The Point: The victory we have in Jesus is too big to keep to ourselves.
Get Into the Study
Use this story to introduce the importance of boldness in proclaiming the gospel.
Who is Fred Douglas? That’s a question that’s been confusing some Nashville, TN, residents for decades. In the 1930’s, the city opened a park with the sign, “Fred Douglas Park.” Although that name brings to mind famed abolitionist and orator Frederick Douglass (with 2 S’s), no one could figure out whom the park was actually supposed to be honoring.
The mystery is finally being put to rest. Historians have searched for a noteworthy Fred Douglas and come up empty-handed. They have now concluded that the park was in fact named in recognition of the famous Frederick Douglass. Possibly just a typo, the signage at the park has fallen short of its purpose: to honor Douglass.
Prominent Nashville historian David Ewing suspects the park’s original name was left vague on purpose. Reportedly, the idea of naming a government park after a black man in the 1930’s caused some backlash. Instead of abandoning the name all together, it appears the city moved forward with a quiet opening and ambiguous spelling. Historians suspect that the city was trying to appease some while not offending others. In doing so, the meaning of the park’s name was lost for almost a century.
As Christians, we are called to honor Jesus and share His name with others. If we seek to avoid offending people at all costs, however, we’ll risk being too timid in proclaiming the victory of Jesus. Our efforts will cause confusion more than anything else.
Thankfully, we have nothing to be timid about. The victory we have in Jesus is too big to keep to ourselves.
— Nikki Wilbanks is a stay-at- home mom, writer, Bible study leader, and commercial real estate appraiser/investor. She graduated from Pepperdine University, and lives with her husband and two children in Murfreesboro, TN.
Get Into the Study
To enhance the discussion of the opening question, play some of the more popular jingles or ads group members might be familiar with. Examples can be found at Top 10 Advertising Jingles Of All Time. Emphasize that ad campaigns aim to share a message and get viewers to act on it. [This idea supports the group plan in Bible Studies for Life: KJV Adult.]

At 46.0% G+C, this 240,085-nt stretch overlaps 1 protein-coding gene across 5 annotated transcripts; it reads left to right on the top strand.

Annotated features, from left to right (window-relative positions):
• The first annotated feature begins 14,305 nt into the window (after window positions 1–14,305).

Study the Bible
Use the following information to supplement Question #5.
Begin by sharing the following news story:
On February 12, 2017, a North American record for wind power was set in the Great Plains states. On that date, for the first time ever, more than half the region’s electricity was produced by wind power or wind energy. In this region, that stretches from Montana to the Texas panhandle, 52.1 percent of the power was produced by wind turbines installed across those states.
Say: Although wind can be harnessed and used as a powerful source of energy, there is a power greater than “wind power” – and it’s the power of the Holy Spirit at work in our lives.
Then read Question #5 (How have you experienced the power of the Holy Spirit when sharing the gospel?)(PSG p. 74) and invite volunteers to respond to the question.
Information for this post was gleaned from here:
— Donna McKinney wrote this Leader Extra. Donna is retired from a career with the federal government of the United States. She is a veteran Bible study group leader living in North Carolina.
What’s one of your favorite things to share?
What’s your favorite way to share good news?
Who do you call first when you receive good news?
How has your study of the Old Testament contributed to your understanding of who Jesus is?
Why is it important to understand that all of Scripture points to Jesus?
Why is it important that we fully understand Jesus’ identity as God’s Son and the Messiah?
How would you summarize the grand story of Scripture for an unbeliever?
Why is the message of repentance and forgiveness of sins always relevant?
Where do you see the gospel message being proclaimed in your community?
What difference has Jesus’ death and resurrection made in your own life?
What is a witness? How is a witness different than a judge, attorney, or jury?
How are we, like these early disciples, witnesses of Jesus’ death and resurrection?
Does talking about your personal experience with Jesus make it easier or harder to share the gospel?
What is it about your relationship with Jesus that you’d like other people to know?
Share the following with your group members as either a devotional before the group study or as a follow-up devotional:
Here’s a brief five-minute teaching video about this session: Victory, Session 6